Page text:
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John was a 20-year-old university student with no family history of mental illness. While attending college, he began to distance himself from his family and friends. Over a period of around a year, his grades slipped, he stopped phoning home, and John rarely socialised with his friends. One of his friends phoned John’s parents to say that John was acting strangely and smoking cannabis daily. John’s parents visited and saw nothing in particular amiss, but felt that John seemed slightly distracted during their visit.
Three months later, John presented to a hospital emergency department in a highly distressed state, saying that there were unusual ‘forces’ at work on the Internet and he needed to come to hospital. On further questioning, John stated that various common websites had started to send messages specifically to him, warning him that ‘dark forces’ were at work. John said he did not actually hear voices, but had ‘a feeling of voices’ coming from outside his head. John added that the relevant websites were now controlling some of his thoughts.
Following complete history, mental state examination and physical assessment, John allowed his parents to be telephoned and they came to the hospital. It was agreed that John would start taking an antipsychotic medication, cease smoking cannabis, and stay with his parents for the time being. John seemed relieved with the arrangements, although still perplexed.
Follow-up by a community mental health nurse the next day revealed that John’s mental state was generally unchanged, and he remained agreeable with the treatment plan. Over the following week, John’s paranoid delusions began slowly to subside and he became substantially less distressed. His parents contacted the college and John opted to take some weeks off his course. Psycho-education was provided to John and his family, focusing on the nature of John’s symptoms, the role of medication and other therapies, the advisability of avoiding cannabis and other drugs, and steps to be taken in the event of any future deterioration in mental health.
The morbid lifetime risk of schizophrenia is approximately 1 per cent, with 15 new cases occurring per 100,000 population per year, an incidence equal to that of type 1 diabetes in Western Europe. In Ireland, schizophrenia accounted for 20 per cent of all psychiatric admissions in 2014, yielding the second-highest admission rate of any diagnosis (77.2 admissions per 100,000 population), second only to depressive disorders (105.3) (Daly and Walsh, 2015). Schizophrenia had the highest rate of involuntary admission in 2014 (18.9 per 100,000), followed by mania (8.7 per 100,000) and depressive disorders (4.5 per 100,000).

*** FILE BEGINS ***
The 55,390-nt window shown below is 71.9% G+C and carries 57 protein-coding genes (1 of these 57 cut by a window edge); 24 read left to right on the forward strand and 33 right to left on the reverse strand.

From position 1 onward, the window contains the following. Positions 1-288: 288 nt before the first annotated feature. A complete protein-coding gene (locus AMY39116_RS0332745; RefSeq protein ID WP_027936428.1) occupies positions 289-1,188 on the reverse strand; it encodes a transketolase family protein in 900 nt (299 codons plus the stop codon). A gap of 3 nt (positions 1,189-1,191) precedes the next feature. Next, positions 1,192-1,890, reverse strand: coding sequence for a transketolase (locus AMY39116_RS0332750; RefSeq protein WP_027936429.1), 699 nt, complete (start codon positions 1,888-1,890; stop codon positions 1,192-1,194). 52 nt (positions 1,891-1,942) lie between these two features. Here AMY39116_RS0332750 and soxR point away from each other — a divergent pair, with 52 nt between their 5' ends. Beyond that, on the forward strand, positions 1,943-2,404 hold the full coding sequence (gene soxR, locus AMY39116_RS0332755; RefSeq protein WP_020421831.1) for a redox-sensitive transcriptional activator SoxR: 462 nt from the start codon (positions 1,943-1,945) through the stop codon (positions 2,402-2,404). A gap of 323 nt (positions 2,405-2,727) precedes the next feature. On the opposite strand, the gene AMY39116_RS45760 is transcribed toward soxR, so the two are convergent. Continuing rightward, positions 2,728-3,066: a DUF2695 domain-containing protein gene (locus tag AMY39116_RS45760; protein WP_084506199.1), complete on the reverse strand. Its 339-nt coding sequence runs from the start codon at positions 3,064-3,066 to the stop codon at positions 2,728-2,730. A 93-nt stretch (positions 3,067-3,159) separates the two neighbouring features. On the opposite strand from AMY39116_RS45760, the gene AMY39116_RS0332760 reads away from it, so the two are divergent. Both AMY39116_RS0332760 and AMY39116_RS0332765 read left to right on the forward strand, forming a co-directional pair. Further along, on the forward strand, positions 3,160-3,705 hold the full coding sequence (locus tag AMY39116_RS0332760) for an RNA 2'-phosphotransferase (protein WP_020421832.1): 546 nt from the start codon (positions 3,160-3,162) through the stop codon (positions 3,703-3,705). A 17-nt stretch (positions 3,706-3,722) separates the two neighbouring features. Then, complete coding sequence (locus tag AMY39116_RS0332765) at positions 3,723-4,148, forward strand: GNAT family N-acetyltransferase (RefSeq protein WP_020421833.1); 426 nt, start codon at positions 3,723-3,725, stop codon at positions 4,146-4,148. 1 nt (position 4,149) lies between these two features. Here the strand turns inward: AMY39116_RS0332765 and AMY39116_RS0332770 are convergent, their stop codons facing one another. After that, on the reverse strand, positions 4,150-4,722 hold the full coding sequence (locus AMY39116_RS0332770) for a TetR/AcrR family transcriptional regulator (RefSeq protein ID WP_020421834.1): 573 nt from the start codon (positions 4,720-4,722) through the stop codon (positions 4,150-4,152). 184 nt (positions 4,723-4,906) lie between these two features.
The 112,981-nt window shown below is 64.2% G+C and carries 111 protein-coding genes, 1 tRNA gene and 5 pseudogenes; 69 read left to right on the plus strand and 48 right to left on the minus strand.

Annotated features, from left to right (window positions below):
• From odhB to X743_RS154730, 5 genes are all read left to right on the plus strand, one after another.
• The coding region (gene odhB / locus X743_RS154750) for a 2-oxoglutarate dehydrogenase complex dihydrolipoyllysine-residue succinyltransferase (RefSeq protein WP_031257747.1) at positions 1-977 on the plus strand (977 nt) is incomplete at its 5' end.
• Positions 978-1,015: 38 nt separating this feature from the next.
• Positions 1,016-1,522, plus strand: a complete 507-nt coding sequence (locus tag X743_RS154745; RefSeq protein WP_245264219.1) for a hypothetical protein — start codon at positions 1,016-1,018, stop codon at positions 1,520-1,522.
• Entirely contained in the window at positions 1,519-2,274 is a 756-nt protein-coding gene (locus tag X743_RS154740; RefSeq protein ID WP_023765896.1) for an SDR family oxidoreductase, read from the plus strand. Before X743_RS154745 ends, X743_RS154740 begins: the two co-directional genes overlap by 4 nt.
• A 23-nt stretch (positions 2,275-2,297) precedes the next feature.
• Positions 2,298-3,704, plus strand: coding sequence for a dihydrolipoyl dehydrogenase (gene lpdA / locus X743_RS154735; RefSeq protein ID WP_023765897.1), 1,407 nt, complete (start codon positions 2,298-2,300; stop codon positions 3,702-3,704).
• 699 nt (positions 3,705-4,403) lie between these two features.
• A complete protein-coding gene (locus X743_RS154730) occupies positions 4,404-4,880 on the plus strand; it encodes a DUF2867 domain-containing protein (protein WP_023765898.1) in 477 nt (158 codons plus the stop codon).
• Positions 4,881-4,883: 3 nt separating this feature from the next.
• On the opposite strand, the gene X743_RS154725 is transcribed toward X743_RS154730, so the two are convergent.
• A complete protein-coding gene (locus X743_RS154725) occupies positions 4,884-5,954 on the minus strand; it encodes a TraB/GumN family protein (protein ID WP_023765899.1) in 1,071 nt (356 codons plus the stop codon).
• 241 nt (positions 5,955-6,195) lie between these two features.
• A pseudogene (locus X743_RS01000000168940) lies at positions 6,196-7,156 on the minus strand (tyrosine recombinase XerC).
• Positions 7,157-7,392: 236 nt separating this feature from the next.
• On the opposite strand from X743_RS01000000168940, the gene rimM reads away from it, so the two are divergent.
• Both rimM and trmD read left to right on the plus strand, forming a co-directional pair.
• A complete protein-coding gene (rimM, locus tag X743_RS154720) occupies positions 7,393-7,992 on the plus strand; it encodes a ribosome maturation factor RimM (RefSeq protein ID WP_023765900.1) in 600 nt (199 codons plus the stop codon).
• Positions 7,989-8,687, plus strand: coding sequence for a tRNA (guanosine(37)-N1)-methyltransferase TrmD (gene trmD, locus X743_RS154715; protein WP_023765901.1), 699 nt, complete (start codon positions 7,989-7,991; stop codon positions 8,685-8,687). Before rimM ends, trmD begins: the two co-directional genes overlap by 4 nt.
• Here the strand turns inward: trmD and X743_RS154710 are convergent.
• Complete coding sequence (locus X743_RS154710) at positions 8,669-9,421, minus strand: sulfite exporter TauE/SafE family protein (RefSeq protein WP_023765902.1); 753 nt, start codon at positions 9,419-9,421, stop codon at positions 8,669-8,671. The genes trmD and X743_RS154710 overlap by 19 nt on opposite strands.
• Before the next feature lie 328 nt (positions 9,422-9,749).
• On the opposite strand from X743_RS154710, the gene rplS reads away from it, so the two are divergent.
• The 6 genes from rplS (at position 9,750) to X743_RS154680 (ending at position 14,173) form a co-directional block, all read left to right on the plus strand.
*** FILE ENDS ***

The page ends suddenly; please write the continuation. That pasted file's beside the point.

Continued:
In societal terms, schizophrenia exerts substantial economic costs: In 2000, the annual cost of schizophrenia to the US was $40 billion (€37 billion) — three times as much as the US space programme (Torrey, 2001). In 2002, the estimated cost in the US had risen to $63 billion (€58 billion), including $23 billion (€21 billion) in direct healthcare costs.
‘The true cost of schizophrenia can only be described in human terms, relating to reduced quality of life, limited opportunity for personal development, ongoing morbidity and increased mortality, as well as the suffering and stress of family members and carers’
In England, the estimated societal cost of schizophrenia was £7 billion (€10 billion) in 2004/2005, while in Ireland the cost of schizophrenia in 2006 was €460.6 million, comprising direct costs of care amounting to €117.5 million and indirect costs of €343 million, including €43.8 for informal care borne by families (Behan et al, 2008). Lost productivity due to unemployment, absence from work and premature mortality came to €277 million.
The true cost of schizophrenia, however, can only be described in human terms, relating to reduced quality of life, limited opportunity for personal development, ongoing morbidity and increased mortality, as well as the suffering and stress of family members and carers. Much of this is attributable to the broad range of positive and negative symptoms associated with the disorder.
Key symptoms of schizophrenia relate to thinking, emotion, behaviour and judgment, and are outlined in the International Classification of Diseases (10th Edition) (ICD-10) (World Health Organisation, 1992). According to ICD-10, a diagnosis of schizophrenia requires either one major symptom or two minor symptoms to be present for most of the time during an episode of psychotic illness lasting for at least one month, or else at some time during most of the days.
The major symptoms of schizophrenia are (a) thought echo, thought insertion, thought withdrawal, or thought broadcast; (b) delusions of control, influence or passivity, referring to body or limb movements or specific thoughts, actions, or sensations or delusional perception; (c) auditory hallucinations of voices giving a running commentary on the person’s behaviour, or discussing the patient between themselves, or other hallucinatory voices emanating from the body; and (d) other kinds of persistent delusions that are culturally inappropriate and completely impossible.